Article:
David A. Dalrymple is currently leading an independent biophysics project (nemaload below) in San Francisco, and he is a Research Affiliate of the Synthetic Neurobiology group at the MIT Media Lab. His ambition is to build an extraordinary research center like the historical Bell Labs or Xerox PARC.
David was homeschooled from 1994 to 2000 (ages 3-8?).
He took his first class at UMBC in the fall of 2000 and graduated with B.S. degrees in Computer Science and Mathematics in the spring of 2005. During this time he also spoke at TED 11, took a summer at sea, and worked with Kurzweil Technologies to create the earliest prototypes of the KNFB Reader.
After working for a year as an independent consultant out of his parents’ basement, they let him move to Cambridge, Massachusetts in June 2006 to begin graduate studies at the MIT Media Lab. (As far as any of the administrators knew, nobody as young as 14 had ever entered an MIT graduate program in the past.)
In June 2008, David received his S.M. in Media Technology, with a thesis titled “Asynchronous Logic Automata,” and began the Ph.D. program in Media Arts and Sciences as a member of the Mind Machine Project under Marvin Minsky.
In the summer of 2010, David attended Singularity University at the NASA Ames Research Center in Mountain View, California, which inspired him to refocus from the world of computer architecture, programming language design, and artificial intelligence to the world of biophysics and neuroscience.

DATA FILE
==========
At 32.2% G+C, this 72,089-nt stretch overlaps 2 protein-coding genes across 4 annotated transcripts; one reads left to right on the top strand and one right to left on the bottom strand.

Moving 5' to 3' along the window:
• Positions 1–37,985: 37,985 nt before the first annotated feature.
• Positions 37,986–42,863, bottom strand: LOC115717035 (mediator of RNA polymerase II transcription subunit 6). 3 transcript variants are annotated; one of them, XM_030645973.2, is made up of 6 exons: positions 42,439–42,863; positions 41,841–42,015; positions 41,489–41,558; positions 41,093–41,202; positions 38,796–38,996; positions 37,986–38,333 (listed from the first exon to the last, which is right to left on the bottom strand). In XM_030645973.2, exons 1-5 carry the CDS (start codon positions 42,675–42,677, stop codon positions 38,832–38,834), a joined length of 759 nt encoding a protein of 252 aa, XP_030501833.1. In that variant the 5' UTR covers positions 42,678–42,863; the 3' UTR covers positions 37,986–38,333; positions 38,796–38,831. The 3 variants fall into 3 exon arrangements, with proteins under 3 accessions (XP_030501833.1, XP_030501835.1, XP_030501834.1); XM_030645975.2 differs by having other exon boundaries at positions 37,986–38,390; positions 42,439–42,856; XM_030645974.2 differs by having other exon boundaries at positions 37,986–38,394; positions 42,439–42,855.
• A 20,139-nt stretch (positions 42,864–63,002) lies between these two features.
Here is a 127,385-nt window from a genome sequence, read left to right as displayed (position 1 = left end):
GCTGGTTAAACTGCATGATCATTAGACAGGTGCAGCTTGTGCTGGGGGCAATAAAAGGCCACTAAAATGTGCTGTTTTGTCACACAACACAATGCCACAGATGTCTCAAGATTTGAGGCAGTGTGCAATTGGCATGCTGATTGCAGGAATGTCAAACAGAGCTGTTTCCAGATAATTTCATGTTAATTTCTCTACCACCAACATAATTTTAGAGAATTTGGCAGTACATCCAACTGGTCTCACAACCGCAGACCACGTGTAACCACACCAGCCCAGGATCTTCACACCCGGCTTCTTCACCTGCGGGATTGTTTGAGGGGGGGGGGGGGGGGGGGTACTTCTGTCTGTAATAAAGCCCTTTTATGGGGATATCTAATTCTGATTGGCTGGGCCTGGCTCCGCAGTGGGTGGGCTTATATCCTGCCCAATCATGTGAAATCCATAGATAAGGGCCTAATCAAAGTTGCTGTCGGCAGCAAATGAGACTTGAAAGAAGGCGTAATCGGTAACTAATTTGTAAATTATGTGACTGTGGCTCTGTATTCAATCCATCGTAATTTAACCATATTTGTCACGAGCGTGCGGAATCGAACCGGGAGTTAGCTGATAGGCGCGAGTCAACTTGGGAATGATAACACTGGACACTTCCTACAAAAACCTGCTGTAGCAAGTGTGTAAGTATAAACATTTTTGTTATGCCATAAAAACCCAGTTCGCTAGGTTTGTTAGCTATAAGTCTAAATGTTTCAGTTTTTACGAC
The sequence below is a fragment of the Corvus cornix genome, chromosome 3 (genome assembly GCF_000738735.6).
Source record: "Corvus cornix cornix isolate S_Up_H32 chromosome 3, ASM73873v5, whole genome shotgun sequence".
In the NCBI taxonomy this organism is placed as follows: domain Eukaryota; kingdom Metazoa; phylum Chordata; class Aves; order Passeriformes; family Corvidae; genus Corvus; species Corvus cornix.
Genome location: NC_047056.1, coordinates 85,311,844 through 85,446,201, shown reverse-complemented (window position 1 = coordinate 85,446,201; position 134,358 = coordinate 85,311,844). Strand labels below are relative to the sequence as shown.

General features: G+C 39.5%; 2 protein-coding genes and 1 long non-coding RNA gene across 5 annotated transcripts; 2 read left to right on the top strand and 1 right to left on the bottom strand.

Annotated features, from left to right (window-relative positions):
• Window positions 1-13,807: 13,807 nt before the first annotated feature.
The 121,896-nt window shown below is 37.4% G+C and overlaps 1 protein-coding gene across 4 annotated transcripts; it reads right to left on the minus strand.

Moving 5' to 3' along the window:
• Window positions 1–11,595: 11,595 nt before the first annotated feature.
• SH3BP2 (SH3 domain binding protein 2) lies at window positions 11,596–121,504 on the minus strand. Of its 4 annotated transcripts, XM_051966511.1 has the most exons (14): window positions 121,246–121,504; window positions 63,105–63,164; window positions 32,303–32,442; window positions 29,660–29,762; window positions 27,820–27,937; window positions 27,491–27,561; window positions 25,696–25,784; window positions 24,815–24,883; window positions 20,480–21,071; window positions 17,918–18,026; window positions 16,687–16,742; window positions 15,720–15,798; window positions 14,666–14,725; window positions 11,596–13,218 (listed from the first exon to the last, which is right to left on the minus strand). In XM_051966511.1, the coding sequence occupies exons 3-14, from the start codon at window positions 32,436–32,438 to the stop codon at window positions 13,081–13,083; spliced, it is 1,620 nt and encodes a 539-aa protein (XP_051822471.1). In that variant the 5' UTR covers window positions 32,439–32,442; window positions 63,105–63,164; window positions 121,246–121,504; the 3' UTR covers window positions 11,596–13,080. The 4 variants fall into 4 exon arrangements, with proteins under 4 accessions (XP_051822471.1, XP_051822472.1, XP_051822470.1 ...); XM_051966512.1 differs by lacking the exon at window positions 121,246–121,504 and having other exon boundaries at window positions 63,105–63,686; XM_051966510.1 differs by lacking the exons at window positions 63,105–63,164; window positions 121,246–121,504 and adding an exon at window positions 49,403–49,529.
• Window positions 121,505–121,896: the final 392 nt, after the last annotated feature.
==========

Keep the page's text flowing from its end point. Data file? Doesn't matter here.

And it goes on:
On the advice of the faculty, in 2011, David left the Media Lab Ph.D. program at MIT for the Biophysics Ph.D. program at Harvard.
In 2012, David went on leave from Harvard and signed a research grant agreement with the Thiel Foundation to pursue his research goals in an independent context.
He will soon be announcing the Laboratorium and Mesh projects.
The potential benefits of the NEMALOAD project include (not all inclusive, and links left out.. go to nemaload site for all that):
- Basic discoveries in neuroscience: No analysis of an entire nervous system at the single-neuron level has ever been performed, due to the large number of recent technologies required. ..
- Pushing the envelope of data-driven modeling: The interrogator provided by this project will provide access to a world of data with an unprecedented combination of richness and tractability…
- Providing a foundation for uploading research: .. Even if the philosophical assumptions fail, and human immortality through uploading is fundamentally impossible, a human upload process would be of incalculable value in curing neurological and mental illnesses.If the transfer of human consciousness to digital substrate is indeed possible, it would fundamentally transform society, and if NEMALOAD is successful, I hope it inspires ethicists, philosophers, economists, sociologists and other humanities thinkers to take human uploading more seriously and help prepare our civilization for the possibility of its arrival.
this isn’t (doesn’t need to be ) rare.